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Assault weapons ban now unlikely to pass. What happened?

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Jason Reed/Reuters/File

(Read caption) Senate majority leader Harry Reid, shown here on Capitol Hill in February, said Tuesday that fewer than 40 of his chamber's 100 members support a White House-backed bill to renew a ban against so-called assault weapons.

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The assault weapons ban is not going to be included in the package of gun control measures that majority leader Harry Reid will bring to the Senate floor for a vote.

Assault weapons prohibition sponsor Sen. Dianne Feinstein (D) of California told reporters Tuesday that she’ll be able to offer her legislation as a separate amendment, but that she recognizes its exclusion from the primary bill all but dooms its chance of passage.

“Obviously I’m very disappointed.... The enemies on this are very powerful. I’ve known that all my life,” said Senator Feinstein.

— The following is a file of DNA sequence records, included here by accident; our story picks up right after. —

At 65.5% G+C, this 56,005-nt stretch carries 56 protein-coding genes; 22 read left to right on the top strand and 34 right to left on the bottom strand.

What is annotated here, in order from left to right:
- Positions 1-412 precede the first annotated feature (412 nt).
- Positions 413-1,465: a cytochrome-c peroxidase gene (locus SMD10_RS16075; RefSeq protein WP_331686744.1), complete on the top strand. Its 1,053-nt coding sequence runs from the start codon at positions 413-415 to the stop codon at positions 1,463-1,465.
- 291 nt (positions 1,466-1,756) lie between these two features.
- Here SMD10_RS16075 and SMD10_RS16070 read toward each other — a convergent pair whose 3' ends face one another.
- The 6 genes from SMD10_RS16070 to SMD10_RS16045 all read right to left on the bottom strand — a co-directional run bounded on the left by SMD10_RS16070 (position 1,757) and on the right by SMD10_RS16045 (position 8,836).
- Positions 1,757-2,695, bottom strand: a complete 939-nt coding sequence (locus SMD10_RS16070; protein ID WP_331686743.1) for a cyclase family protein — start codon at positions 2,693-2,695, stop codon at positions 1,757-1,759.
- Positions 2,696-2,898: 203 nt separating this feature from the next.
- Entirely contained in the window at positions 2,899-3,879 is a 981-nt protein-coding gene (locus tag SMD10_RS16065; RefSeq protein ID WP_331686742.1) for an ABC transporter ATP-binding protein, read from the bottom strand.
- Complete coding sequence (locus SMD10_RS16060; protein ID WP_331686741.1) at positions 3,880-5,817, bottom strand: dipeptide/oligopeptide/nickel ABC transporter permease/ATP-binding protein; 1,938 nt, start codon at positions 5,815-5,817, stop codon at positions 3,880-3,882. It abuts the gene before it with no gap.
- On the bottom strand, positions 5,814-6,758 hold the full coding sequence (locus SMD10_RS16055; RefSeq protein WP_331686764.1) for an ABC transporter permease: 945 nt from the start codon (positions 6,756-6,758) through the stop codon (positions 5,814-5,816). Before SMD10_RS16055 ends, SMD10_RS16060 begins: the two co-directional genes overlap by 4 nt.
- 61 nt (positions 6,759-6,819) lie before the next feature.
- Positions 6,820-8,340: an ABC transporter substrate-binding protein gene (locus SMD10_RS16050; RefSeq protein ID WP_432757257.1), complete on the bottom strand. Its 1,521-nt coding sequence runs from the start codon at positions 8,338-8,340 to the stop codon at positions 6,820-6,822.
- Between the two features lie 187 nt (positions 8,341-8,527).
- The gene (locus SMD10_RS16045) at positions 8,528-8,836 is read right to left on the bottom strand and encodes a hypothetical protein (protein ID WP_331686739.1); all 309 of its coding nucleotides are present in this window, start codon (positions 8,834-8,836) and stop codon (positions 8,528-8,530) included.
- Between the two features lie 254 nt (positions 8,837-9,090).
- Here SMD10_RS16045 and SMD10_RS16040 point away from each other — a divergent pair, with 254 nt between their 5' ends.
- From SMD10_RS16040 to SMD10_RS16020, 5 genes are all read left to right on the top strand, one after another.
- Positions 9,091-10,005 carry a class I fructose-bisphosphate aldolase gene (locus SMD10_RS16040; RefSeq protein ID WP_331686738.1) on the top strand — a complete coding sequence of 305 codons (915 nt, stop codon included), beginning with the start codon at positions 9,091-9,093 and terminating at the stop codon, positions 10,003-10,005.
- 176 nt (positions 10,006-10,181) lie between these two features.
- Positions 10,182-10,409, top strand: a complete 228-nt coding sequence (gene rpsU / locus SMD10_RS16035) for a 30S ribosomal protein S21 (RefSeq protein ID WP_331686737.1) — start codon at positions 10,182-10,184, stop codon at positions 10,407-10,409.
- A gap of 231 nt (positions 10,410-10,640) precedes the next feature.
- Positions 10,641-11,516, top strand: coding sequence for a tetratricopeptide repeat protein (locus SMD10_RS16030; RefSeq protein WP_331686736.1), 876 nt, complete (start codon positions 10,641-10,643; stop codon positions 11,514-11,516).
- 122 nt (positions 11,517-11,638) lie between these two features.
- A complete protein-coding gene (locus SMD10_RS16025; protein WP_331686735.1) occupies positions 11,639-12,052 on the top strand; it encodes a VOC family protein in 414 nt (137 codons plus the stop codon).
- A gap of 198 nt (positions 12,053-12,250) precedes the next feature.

What’s behind this development? The assault weapons ban was unlikely to pass the Senate in any case, and had become so unpopular it risked taking down with it other gun control measures, such as new restrictions on weapons trafficking and a possible expansion of federal background checks.

Senator Reid, a Nevada Democrat, made this point clear Tuesday in surprisingly blunt remarks of his own. He noted that Feinstein feels deeply about the ban, dating back to when, as a member of the San Francisco Board of Supervisors, she found gay activist and city official Harvey Milk shot dead in his office by a rival politician. But he added that his job is to try to cobble together a gun bill that might command 60 Senate votes and thus pass despite any GOP filibuster. [Editor's note: The original version of this paragraph incorrectly identified Mr. Milk.]

The assault weapons ban “has less than 40 votes,” said Reid. “That’s not 60.”

In truth, it’s been clear for a long time that the assault weapons ban was doomed, notes Washington Post political blogger Chris Cillizza.

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